Updated May 2022
Since gaining independence from the United Kingdom and Egypt in 1956, Sudan has experienced decades of autocratic rule. The military has wielded control for 52 of those 66 years and seized power again in October 2021, in a coup that swept away Sudan’s fragile, civilian-led government. Sudan likewise has been buffeted by unrest stemming from political and socio-economic imbalances across its vast geography. The elite of Sudan’s Nile Valley continue to enjoy political and economic advantage over marginalised populations in the country’s peripheries, where the struggle for control over key resources – such as gold and land for agriculture and pasture – often descends into violence. Disputes across Sudan’s porous borders, including Egypt and Ethiopia, further destabilise a volatile region.
Recent Political Transition
The April 2019 coup that swept away thirty years of autocratic rule by al-Bashir and his military-backed Islamist government was fueled by months of popular unrest. It ushered in a period of political transition in Sudan, with the coup’s military leaders joining civilian officials in August 2019 in a transitional government intended to shepherd Sudan toward civilian-led governance.
The democratic transition was derailed in October 2021, when the transitional government’s senior military figure, Sovereignty Council Chairman Lieutenant General Abdel Fattah al-Burhan, orchestrated a coup, unseating the Council’s civilian leadership and dismissing Prime Minister Abdalla Hamdok. The military’s seizure of full government control was backed by the paramilitary Rapid Support Forces and two commanders of armed groups who had signed the October 2020 Juba Peace Agreement that had brought most of the country’s rebel forces into government. Although a controversial deal briefly reinstated Hamdok as Prime Minister in late 2021, he resigned in January 2022 as protesters railed against concessions to the military.
Civilian anger at the coup has been sustained and highly visible. Levels of international pushback initially surprised the military. Since the coup, security forces have killed almost 100 protestors and injured thousands during near daily demonstrations. The international community’s withdrawal of financial assistance to Sudan in response to the coup has amplified the country’s economic crisis. International assistance, including a debt relief process that was advancing swiftly during Hamdok’s tenure, is now contingent upon the return of a representative civilian leadership and the military taking a significant step back from politics. Sudan’s military leaders, increasingly isolated and under pressure, are relying on continued backing from Russia, Egypt, the United Arab Emirates, and Israel to withstand broader international blowback and withering civilian fury.
Dynamics in the Borderlands
Since Bashir’s ouster, elite focus in government on securing power at Sudan’s center has meant that historic neglect of security and the economies of the regions along the country’s periphery has continued with little attention to boosting representation of states that are the engines of the country’s economy. Borderland regions in Sudan’s west, south, and east continue to be destabilised by conflict and displacement – fueled by attempts to control gold mines, farmland and pasture — while the country’s north remains deeply impoverished. Discord with Egypt over the lucrative areas of Halayeb and Shalateen, and with Ethiopia and South Sudan over large swathes of the countries’ shared borders creates an uneasy set of relations for Khartoum. Sudan is also mired in low-level diplomatic and proxy conflict in Tigray over Ethiopia’s Grand Ethiopian Renaissance Dam, as part of a larger battle over control of the Nile’s water.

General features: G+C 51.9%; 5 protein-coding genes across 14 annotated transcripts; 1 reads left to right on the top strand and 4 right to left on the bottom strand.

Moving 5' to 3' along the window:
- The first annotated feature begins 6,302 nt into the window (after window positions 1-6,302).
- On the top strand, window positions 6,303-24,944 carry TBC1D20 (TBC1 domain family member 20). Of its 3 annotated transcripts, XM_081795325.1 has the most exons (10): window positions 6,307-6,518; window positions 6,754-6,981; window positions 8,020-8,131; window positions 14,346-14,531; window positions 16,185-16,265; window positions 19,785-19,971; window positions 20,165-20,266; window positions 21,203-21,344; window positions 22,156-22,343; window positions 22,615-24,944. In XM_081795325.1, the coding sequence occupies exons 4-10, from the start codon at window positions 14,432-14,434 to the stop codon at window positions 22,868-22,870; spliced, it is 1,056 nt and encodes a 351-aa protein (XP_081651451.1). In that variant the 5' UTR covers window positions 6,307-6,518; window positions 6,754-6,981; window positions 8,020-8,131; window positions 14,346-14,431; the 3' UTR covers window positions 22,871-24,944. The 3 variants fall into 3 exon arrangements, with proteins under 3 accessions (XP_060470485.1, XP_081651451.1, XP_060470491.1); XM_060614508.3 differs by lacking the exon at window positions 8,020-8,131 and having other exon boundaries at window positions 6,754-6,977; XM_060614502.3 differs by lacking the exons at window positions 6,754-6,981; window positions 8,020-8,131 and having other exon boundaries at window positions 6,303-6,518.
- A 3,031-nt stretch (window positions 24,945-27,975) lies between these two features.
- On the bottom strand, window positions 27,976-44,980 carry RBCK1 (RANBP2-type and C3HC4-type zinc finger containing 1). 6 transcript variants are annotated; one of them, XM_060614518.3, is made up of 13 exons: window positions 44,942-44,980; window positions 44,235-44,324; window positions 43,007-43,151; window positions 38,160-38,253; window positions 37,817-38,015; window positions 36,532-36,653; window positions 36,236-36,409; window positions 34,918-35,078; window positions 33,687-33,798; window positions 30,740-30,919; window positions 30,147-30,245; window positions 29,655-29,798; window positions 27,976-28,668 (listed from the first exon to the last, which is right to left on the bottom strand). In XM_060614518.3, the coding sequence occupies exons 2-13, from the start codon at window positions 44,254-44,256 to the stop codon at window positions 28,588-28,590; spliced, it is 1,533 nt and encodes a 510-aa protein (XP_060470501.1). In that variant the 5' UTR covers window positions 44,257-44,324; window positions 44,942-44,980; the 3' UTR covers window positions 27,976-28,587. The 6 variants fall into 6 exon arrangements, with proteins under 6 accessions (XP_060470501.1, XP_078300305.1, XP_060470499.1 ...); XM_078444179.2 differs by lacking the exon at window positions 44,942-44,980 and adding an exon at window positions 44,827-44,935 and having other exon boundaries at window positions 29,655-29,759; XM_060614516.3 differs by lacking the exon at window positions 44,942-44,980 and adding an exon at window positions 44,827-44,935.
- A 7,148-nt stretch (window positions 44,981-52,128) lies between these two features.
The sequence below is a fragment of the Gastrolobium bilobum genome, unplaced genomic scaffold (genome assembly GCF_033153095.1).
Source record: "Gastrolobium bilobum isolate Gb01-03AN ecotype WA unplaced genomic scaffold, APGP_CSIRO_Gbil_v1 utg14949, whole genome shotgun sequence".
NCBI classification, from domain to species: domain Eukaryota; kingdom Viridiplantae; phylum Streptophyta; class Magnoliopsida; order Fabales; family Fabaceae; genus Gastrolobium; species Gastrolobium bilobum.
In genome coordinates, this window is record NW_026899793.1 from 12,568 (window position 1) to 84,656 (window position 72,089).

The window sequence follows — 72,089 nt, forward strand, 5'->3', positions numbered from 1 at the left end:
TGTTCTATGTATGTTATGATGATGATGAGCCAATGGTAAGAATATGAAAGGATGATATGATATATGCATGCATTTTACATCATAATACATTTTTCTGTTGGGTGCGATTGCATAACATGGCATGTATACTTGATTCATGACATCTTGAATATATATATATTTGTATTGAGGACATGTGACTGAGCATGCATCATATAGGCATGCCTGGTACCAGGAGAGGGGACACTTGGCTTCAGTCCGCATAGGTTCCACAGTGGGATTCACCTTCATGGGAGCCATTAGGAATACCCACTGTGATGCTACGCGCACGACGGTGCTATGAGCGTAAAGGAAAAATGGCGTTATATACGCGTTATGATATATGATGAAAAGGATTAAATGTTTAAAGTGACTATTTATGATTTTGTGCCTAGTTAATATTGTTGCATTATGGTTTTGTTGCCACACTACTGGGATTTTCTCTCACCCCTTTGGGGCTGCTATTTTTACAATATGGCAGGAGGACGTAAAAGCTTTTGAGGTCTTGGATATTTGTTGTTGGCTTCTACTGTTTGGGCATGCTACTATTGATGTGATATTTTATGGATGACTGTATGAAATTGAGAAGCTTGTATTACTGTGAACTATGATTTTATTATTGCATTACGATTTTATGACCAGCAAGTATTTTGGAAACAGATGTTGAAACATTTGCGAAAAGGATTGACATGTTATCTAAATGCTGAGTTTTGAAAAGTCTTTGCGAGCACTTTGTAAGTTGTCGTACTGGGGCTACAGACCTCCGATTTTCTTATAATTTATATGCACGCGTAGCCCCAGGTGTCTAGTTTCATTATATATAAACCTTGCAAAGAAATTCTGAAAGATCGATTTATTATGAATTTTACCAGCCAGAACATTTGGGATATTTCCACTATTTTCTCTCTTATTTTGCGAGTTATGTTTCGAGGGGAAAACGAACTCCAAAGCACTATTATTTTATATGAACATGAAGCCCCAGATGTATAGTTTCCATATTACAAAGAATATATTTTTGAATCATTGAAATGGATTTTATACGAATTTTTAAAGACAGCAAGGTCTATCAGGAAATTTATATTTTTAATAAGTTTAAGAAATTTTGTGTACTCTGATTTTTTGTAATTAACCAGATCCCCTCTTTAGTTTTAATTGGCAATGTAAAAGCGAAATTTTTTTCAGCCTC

Restoring the country’s civilian-led transition to democracy and reducing the military’s role in politics are critical to stabilising Sudan and combatting the exploitation and marginalisation of communities in the country’s periphery regions. The path back toward democratic transition will require a renewed bargain amongst military and civilian elites to jump-start the political process, recover the spiraling economy and lay the foundation for credible elections. However, battles over control of transitional government and its institutions overseeing crucial issues including land rights, justice, elections, and drafting a new constitution will continue to shake the country, and will be fought over for the duration of the transition.
7th February 2022
This brief considers the changing political situation in Sudan with a particular focus on the Juba Peace Agreement (JPA) and evolving dynamics in Darfur. JPA implementation has been complicated by Sudan Revolutionary Front leaders before, during, and after the 2021 coup. Two key Darfuri signatories benefitted from the JPA and supported the coup. Other Darfur-based SRF leaders must decide which path to follow.
16th December 2021
This brief considers the impact of the 2021 coup on the Juba Peace Agreement and, more generally, peace and security in Sudan’s conflict affected regions. The coup saw the military component of the transitional government assert itself over its civilian counterpart, revealing how the military has successfully managed political relationships with elites in the country’s conflict-affected borderlands.